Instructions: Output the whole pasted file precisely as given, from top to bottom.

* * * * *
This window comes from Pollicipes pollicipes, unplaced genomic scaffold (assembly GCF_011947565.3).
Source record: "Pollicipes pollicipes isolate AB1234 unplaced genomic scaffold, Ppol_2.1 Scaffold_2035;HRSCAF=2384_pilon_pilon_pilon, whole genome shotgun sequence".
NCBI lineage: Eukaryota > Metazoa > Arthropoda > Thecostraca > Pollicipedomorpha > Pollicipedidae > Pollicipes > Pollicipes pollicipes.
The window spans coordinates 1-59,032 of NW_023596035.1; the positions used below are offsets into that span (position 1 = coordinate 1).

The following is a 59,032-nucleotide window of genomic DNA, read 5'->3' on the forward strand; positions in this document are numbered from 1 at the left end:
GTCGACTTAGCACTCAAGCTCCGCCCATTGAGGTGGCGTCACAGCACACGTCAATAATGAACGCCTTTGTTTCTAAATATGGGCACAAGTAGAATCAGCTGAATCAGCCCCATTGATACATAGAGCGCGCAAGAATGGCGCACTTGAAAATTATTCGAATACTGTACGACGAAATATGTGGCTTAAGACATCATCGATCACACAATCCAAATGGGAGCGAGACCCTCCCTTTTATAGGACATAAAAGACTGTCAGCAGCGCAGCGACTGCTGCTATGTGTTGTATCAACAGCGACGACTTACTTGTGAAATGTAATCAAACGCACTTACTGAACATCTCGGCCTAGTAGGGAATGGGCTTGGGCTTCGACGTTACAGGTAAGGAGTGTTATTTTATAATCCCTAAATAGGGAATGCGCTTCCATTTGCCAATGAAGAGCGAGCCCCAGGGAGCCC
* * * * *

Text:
This window comes from Pollicipes pollicipes, unplaced genomic scaffold (assembly GCF_011947565.3).
Source record: "Pollicipes pollicipes isolate AB1234 unplaced genomic scaffold, Ppol_2.1 Scaffold_2035;HRSCAF=2384_pilon_pilon_pilon, whole genome shotgun sequence".
NCBI lineage: Eukaryota > Metazoa > Arthropoda > Thecostraca > Pollicipedomorpha > Pollicipedidae > Pollicipes > Pollicipes pollicipes.
The window spans coordinates 1-59,032 of NW_023596035.1; the positions used below are offsets into that span (position 1 = coordinate 1).

The following is a 59,032-nucleotide window of genomic DNA, read 5'->3' on the forward strand; positions in this document are numbered from 1 at the left end:
GTCGACTTAGCACTCAAGCTCCGCCCATTGAGGTGGCGTCACAGCACACGTCAATAATGAACGCCTTTGTTTCTAAATATGGGCACAAGTAGAATCAGCTGAATCAGCCCCATTGATACATAGAGCGCGCAAGAATGGCGCACTTGAAAATTATTCGAATACTGTACGACGAAATATGTGGCTTAAGACATCATCGATCACACAATCCAAATGGGAGCGAGACCCTCCCTTTTATAGGACATAAAAGACTGTCAGCAGCGCAGCGACTGCTGCTATGTGTTGTATCAACAGCGACGACTTACTTGTGAAATGTAATCAAACGCACTTACTGAACATCTCGGCCTAGTAGGGAATGGGCTTGGGCTTCGACGTTACAGGTAAGGAGTGTTATTTTATAATCCCTAAATAGGGAATGCGCTTCCATTTGCCAATGAAGAGCGAGCCCCAGGGAGCCC